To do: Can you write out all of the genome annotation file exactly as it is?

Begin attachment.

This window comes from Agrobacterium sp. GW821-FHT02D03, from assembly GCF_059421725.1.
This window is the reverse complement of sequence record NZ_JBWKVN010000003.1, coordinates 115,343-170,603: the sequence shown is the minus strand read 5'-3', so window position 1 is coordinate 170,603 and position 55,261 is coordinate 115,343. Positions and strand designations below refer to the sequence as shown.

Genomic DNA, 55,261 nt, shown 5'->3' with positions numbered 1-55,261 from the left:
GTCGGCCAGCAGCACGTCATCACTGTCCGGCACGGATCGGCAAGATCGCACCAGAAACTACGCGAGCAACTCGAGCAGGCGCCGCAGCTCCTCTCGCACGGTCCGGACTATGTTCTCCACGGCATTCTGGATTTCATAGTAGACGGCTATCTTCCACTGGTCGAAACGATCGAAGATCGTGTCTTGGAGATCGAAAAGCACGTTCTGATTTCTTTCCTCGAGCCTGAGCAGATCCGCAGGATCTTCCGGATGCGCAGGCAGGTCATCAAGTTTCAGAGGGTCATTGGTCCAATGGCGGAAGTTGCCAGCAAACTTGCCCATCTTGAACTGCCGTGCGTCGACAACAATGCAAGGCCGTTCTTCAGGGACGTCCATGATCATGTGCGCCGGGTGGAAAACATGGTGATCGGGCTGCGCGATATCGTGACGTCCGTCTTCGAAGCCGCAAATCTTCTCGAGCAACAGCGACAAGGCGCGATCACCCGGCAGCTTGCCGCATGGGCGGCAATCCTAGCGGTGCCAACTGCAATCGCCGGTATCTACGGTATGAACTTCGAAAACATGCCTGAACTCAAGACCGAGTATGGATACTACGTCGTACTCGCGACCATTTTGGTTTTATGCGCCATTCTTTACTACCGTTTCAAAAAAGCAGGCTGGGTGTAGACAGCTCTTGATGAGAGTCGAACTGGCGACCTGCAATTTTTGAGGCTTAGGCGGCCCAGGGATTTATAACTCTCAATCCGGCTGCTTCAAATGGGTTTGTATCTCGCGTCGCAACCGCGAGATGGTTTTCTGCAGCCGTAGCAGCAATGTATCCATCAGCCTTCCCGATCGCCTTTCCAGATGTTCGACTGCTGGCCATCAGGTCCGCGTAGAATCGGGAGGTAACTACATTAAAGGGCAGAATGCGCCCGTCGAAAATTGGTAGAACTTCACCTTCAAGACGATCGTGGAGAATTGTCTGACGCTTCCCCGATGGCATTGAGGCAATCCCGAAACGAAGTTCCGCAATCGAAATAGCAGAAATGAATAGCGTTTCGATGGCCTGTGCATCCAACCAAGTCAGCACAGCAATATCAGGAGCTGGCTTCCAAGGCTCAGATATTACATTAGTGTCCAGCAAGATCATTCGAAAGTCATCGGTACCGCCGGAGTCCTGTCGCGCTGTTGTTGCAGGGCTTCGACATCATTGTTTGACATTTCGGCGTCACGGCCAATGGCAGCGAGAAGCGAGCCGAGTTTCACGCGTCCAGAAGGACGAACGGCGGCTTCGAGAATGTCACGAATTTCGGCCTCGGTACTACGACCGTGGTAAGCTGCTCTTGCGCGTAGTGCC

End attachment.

This window comes from Agrobacterium sp. GW821-FHT02D03, from assembly GCF_059421725.1.
This window is the reverse complement of sequence record NZ_JBWKVN010000003.1, coordinates 115,343-170,603: the sequence shown is the minus strand read 5'-3', so window position 1 is coordinate 170,603 and position 55,261 is coordinate 115,343. Positions and strand designations below refer to the sequence as shown.

Genomic DNA, 55,261 nt, shown 5'->3' with positions numbered 1-55,261 from the left:
GTCGGCCAGCAGCACGTCATCACTGTCCGGCACGGATCGGCAAGATCGCACCAGAAACTACGCGAGCAACTCGAGCAGGCGCCGCAGCTCCTCTCGCACGGTCCGGACTATGTTCTCCACGGCATTCTGGATTTCATAGTAGACGGCTATCTTCCACTGGTCGAAACGATCGAAGATCGTGTCTTGGAGATCGAAAAGCACGTTCTGATTTCTTTCCTCGAGCCTGAGCAGATCCGCAGGATCTTCCGGATGCGCAGGCAGGTCATCAAGTTTCAGAGGGTCATTGGTCCAATGGCGGAAGTTGCCAGCAAACTTGCCCATCTTGAACTGCCGTGCGTCGACAACAATGCAAGGCCGTTCTTCAGGGACGTCCATGATCATGTGCGCCGGGTGGAAAACATGGTGATCGGGCTGCGCGATATCGTGACGTCCGTCTTCGAAGCCGCAAATCTTCTCGAGCAACAGCGACAAGGCGCGATCACCCGGCAGCTTGCCGCATGGGCGGCAATCCTAGCGGTGCCAACTGCAATCGCCGGTATCTACGGTATGAACTTCGAAAACATGCCTGAACTCAAGACCGAGTATGGATACTACGTCGTACTCGCGACCATTTTGGTTTTATGCGCCATTCTTTACTACCGTTTCAAAAAAGCAGGCTGGGTGTAGACAGCTCTTGATGAGAGTCGAACTGGCGACCTGCAATTTTTGAGGCTTAGGCGGCCCAGGGATTTATAACTCTCAATCCGGCTGCTTCAAATGGGTTTGTATCTCGCGTCGCAACCGCGAGATGGTTTTCTGCAGCCGTAGCAGCAATGTATCCATCAGCCTTCCCGATCGCCTTTCCAGATGTTCGACTGCTGGCCATCAGGTCCGCGTAGAATCGGGAGGTAACTACATTAAAGGGCAGAATGCGCCCGTCGAAAATTGGTAGAACTTCACCTTCAAGACGATCGTGGAGAATTGTCTGACGCTTCCCCGATGGCATTGAGGCAATCCCGAAACGAAGTTCCGCAATCGAAATAGCAGAAATGAATAGCGTTTCGATGGCCTGTGCATCCAACCAAGTCAGCACAGCAATATCAGGAGCTGGCTTCCAAGGCTCAGATATTACATTAGTGTCCAGCAAGATCATTCGAAAGTCATCGGTACCGCCGGAGTCCTGTCGCGCTGTTGTTGCAGGGCTTCGACATCATTGTTTGACATTTCGGCGTCACGGCCAATGGCAGCGAGAAGCGAGCCGAGTTTCACGCGTCCAGAAGGACGAACGGCGGCTTCGAGAATGTCACGAATTTCGGCCTCGGTACTACGACCGTGGTAAGCTGCTCTTGCGCGTAGTGCC